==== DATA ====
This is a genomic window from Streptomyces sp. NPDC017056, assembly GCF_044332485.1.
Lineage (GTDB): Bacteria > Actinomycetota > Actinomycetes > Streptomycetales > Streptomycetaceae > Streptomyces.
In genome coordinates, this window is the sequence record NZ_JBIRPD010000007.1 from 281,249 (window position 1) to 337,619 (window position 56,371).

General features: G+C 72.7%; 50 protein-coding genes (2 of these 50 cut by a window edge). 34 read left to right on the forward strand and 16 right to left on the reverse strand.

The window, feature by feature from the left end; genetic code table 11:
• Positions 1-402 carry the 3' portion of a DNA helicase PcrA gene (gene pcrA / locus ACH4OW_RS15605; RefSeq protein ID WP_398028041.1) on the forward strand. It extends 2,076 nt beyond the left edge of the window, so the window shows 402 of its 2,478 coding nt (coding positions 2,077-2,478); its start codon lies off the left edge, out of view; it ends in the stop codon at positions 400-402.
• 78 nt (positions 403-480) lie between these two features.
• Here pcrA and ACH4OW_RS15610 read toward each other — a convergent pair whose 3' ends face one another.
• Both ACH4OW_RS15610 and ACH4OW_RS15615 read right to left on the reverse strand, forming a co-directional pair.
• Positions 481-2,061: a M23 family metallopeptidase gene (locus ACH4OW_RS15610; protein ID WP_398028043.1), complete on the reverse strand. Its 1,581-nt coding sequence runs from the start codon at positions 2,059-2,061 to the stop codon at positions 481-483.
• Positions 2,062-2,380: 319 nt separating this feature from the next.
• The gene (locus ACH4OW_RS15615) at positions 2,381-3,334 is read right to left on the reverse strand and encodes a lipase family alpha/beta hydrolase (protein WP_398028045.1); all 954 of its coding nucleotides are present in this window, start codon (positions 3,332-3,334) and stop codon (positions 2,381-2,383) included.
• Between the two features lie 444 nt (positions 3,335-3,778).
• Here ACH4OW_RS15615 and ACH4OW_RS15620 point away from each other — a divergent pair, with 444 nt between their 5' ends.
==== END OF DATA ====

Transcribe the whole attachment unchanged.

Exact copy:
This is a genomic window from Streptomyces sp. NPDC017056, assembly GCF_044332485.1.
Lineage (GTDB): Bacteria > Actinomycetota > Actinomycetes > Streptomycetales > Streptomycetaceae > Streptomyces.
In genome coordinates, this window is the sequence record NZ_JBIRPD010000007.1 from 281,249 (window position 1) to 337,619 (window position 56,371).

General features: G+C 72.7%; 50 protein-coding genes (2 of these 50 cut by a window edge). 34 read left to right on the forward strand and 16 right to left on the reverse strand.

The window, feature by feature from the left end; genetic code table 11:
• Positions 1-402 carry the 3' portion of a DNA helicase PcrA gene (gene pcrA / locus ACH4OW_RS15605; RefSeq protein ID WP_398028041.1) on the forward strand. It extends 2,076 nt beyond the left edge of the window, so the window shows 402 of its 2,478 coding nt (coding positions 2,077-2,478); its start codon lies off the left edge, out of view; it ends in the stop codon at positions 400-402.
• 78 nt (positions 403-480) lie between these two features.
• Here pcrA and ACH4OW_RS15610 read toward each other — a convergent pair whose 3' ends face one another.
• Both ACH4OW_RS15610 and ACH4OW_RS15615 read right to left on the reverse strand, forming a co-directional pair.
• Positions 481-2,061: a M23 family metallopeptidase gene (locus ACH4OW_RS15610; protein ID WP_398028043.1), complete on the reverse strand. Its 1,581-nt coding sequence runs from the start codon at positions 2,059-2,061 to the stop codon at positions 481-483.
• Positions 2,062-2,380: 319 nt separating this feature from the next.
• The gene (locus ACH4OW_RS15615) at positions 2,381-3,334 is read right to left on the reverse strand and encodes a lipase family alpha/beta hydrolase (protein WP_398028045.1); all 954 of its coding nucleotides are present in this window, start codon (positions 3,332-3,334) and stop codon (positions 2,381-2,383) included.
• Between the two features lie 444 nt (positions 3,335-3,778).
• Here ACH4OW_RS15615 and ACH4OW_RS15620 point away from each other — a divergent pair, with 444 nt between their 5' ends.